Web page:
The key to her ‘Aha! moment’ had been an intuition she’d picked up after working with a legendary figure in space science, Eugene Shoemaker. Shoemaker is a pioneering American geologist who helped found the field of planetary science and remains the only person whose ashes are buried on the Moon. Shoemaker instructed Ocampo that near perfect circles were unlikely to have been caused by other terrestrial forces, and could provide clues to Earth’s geological development.
Mexico’s Chicxulub Crater is “a natural laboratory because of its similarities to what we can find on other planets like Mars where humans can’t go,” Ocampo said of debris discovered from asteroid impacts on Mars compared with ejecta from the Chicxulub Crater.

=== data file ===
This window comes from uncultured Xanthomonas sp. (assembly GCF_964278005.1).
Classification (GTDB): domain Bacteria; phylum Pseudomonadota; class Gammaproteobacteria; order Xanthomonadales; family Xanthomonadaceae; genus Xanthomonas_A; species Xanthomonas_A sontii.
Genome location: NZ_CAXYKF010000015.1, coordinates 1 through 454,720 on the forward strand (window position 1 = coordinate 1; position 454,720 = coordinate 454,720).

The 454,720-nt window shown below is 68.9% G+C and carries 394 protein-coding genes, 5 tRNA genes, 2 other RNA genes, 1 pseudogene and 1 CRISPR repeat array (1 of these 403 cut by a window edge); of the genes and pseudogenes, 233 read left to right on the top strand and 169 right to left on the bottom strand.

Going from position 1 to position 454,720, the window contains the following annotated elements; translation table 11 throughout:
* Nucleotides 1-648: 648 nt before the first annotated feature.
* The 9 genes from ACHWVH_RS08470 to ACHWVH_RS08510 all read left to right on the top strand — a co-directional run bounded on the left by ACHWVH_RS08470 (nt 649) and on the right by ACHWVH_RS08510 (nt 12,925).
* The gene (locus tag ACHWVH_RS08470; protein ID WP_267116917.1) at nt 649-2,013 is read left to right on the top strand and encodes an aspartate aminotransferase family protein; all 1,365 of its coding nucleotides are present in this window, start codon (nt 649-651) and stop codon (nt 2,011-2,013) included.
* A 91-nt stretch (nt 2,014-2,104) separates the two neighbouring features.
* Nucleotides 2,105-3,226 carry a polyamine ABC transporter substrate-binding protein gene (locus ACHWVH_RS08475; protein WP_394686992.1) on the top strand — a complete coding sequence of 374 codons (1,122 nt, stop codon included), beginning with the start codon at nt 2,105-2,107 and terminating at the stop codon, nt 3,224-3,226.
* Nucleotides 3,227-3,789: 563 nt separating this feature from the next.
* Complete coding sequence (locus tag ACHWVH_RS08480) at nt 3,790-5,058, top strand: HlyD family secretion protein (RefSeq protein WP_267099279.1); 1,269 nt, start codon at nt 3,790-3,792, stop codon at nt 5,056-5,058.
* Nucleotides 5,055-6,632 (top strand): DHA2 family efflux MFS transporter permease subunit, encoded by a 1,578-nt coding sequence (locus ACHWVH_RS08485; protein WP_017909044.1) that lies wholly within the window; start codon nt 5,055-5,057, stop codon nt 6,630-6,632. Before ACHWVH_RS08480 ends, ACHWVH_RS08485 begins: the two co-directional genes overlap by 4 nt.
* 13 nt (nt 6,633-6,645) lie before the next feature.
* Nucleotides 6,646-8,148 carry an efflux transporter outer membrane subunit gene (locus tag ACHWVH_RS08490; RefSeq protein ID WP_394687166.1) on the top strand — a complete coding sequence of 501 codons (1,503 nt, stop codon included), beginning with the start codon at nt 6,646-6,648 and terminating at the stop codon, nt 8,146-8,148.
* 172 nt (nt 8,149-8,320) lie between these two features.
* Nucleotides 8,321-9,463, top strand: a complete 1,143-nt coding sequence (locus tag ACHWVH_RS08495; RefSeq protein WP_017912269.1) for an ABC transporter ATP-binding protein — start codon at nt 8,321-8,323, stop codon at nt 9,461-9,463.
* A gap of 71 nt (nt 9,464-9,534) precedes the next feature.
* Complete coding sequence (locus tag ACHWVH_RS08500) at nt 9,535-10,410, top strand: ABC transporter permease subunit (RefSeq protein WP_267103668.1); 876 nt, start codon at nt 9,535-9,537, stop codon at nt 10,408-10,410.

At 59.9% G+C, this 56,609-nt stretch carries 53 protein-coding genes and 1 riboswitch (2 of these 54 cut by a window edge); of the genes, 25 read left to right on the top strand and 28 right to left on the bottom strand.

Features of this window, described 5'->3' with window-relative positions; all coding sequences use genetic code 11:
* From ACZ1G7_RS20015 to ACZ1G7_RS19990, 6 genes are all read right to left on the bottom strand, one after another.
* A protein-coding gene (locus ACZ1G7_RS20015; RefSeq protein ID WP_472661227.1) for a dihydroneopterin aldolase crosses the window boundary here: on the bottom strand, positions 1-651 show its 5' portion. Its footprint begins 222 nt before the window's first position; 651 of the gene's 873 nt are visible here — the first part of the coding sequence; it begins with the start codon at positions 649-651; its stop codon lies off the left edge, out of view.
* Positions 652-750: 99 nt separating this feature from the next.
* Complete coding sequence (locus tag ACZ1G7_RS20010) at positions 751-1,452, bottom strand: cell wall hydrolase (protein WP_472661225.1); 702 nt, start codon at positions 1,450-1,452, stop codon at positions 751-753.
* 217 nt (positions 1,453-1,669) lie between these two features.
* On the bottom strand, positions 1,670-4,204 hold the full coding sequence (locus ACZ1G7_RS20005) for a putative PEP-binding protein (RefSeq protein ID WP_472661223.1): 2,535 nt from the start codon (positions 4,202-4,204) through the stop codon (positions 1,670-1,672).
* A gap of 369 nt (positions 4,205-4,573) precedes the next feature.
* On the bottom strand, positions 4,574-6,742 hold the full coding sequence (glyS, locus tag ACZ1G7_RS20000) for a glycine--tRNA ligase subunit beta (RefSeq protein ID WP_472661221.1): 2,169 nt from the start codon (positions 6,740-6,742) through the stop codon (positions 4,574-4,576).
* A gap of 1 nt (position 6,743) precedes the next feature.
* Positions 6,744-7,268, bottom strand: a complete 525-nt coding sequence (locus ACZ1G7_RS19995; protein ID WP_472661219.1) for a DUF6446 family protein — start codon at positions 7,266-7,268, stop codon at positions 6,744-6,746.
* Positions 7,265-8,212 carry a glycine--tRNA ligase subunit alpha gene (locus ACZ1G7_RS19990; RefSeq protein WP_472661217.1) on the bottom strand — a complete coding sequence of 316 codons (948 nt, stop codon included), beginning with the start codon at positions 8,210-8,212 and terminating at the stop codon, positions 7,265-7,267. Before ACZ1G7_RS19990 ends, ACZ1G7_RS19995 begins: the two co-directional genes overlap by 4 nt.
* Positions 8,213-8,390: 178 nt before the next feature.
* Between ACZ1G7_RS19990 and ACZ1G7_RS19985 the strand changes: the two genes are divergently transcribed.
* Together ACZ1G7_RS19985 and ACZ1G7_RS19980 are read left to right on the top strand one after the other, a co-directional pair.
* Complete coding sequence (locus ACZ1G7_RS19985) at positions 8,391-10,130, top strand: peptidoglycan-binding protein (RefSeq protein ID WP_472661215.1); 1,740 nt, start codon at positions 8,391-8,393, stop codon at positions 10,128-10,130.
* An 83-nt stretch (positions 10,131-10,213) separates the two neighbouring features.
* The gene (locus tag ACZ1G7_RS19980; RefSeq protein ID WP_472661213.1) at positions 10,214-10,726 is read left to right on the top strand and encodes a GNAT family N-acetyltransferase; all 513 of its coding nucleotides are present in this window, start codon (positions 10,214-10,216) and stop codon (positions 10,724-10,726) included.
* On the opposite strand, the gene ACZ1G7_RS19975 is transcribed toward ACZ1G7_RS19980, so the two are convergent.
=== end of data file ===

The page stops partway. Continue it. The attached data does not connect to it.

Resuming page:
Death of Mars?
The satellite images revealed similarities that indicate that Mars must once have had a much thicker atmosphere than it does now – one closer to the atmosphere that supports life on Earth. “It’s important for us to know what happened in the past to be prepared for the future,” Ocampo said. “It provides a really good insight into what has happened in the geological evolution of Mars.”
Today, Mars is a frigid desert world with a carbon dioxide atmosphere 100 times thinner than Earth’s. But evidence suggests that in the early history of our solar system, Mars’ surface likely hosted an ocean as deep as the Mediterranean Sea. As the planet’s atmosphere thinned, however, most of the ocean was lost to space. The remainder of the water is locked in the Martian ice caps.
Mystery of the Two-faced Nature of Mars